For some, who have refused to renounce their citizenship, they are forced to leave their good jobs in the diaspora to return home and be reduced to beggars in Zambia.

A recent case in test on the issue of dual citizenship is that of newly appointed Zambia Railways Limited Chief Executive Officer Professor Clive Chirwa, who recently admitted to having dual nationality, which was against the Zambian Law.

Prof Chirwa, who is a holder of both the British and Zambian nationality, has no choice but to relinquish his British citizenship to come and work in Zambia.

In a recent interview with the Muvi TV Assignment Programme, Prof Chirwa said dropping one citizenship (British) was one of the many personal sacrifices he had to give up in order to develop Zambia.

Like Prof Chirwa, there are many Zambians out there who are torn between choosing their good jobs and hefty salaries and coming back home to be jobless because Zambia does not allow for dual citizenship.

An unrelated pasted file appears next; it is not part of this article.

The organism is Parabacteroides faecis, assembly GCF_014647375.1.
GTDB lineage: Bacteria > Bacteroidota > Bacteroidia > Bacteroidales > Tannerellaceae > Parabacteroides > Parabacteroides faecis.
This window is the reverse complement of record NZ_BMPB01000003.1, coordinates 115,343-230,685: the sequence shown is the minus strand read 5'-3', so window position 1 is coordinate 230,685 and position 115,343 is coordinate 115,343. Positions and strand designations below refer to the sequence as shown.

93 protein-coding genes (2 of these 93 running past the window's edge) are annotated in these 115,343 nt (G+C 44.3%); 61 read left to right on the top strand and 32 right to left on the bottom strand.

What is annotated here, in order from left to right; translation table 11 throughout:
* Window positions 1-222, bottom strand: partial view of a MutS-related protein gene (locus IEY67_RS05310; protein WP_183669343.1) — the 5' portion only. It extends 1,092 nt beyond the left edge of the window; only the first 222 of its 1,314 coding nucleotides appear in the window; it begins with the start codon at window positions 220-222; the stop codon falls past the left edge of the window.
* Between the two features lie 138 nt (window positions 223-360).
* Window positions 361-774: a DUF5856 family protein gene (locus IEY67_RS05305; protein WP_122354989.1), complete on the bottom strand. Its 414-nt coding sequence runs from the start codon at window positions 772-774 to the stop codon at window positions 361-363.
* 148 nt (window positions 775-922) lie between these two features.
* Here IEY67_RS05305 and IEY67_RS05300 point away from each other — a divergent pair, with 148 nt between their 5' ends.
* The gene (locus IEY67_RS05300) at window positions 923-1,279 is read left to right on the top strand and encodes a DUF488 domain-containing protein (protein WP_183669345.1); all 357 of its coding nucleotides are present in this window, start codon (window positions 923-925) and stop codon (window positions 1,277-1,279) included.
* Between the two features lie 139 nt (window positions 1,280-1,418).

The current first Draft Constitution of Zambia is bringing hope to most of these hopeless Zambians living in the diaspora by introducing dual citizenship.

By definition, dual citizenship is a form of citizenship status in which someone is a citizen of two nations. In some instances, a person may hold multiple citizenship, that is he or she is a citizen of more than two countries.

Zambia, like many other countries, currently does not permit dual citizenship, but with the coming of a new Constitution, there is hope for Zambians in the diaspora and those who are yet to go.

According to Article 18, (1) in the draft Constitution,"A Citizen shall not lose citizenship by acquiring the citizenship of another country".

With the winding up of the District Consultative Constitution Fora that were held throughout Zambia, some districts supported the issue of dual citizenship while others rejected it.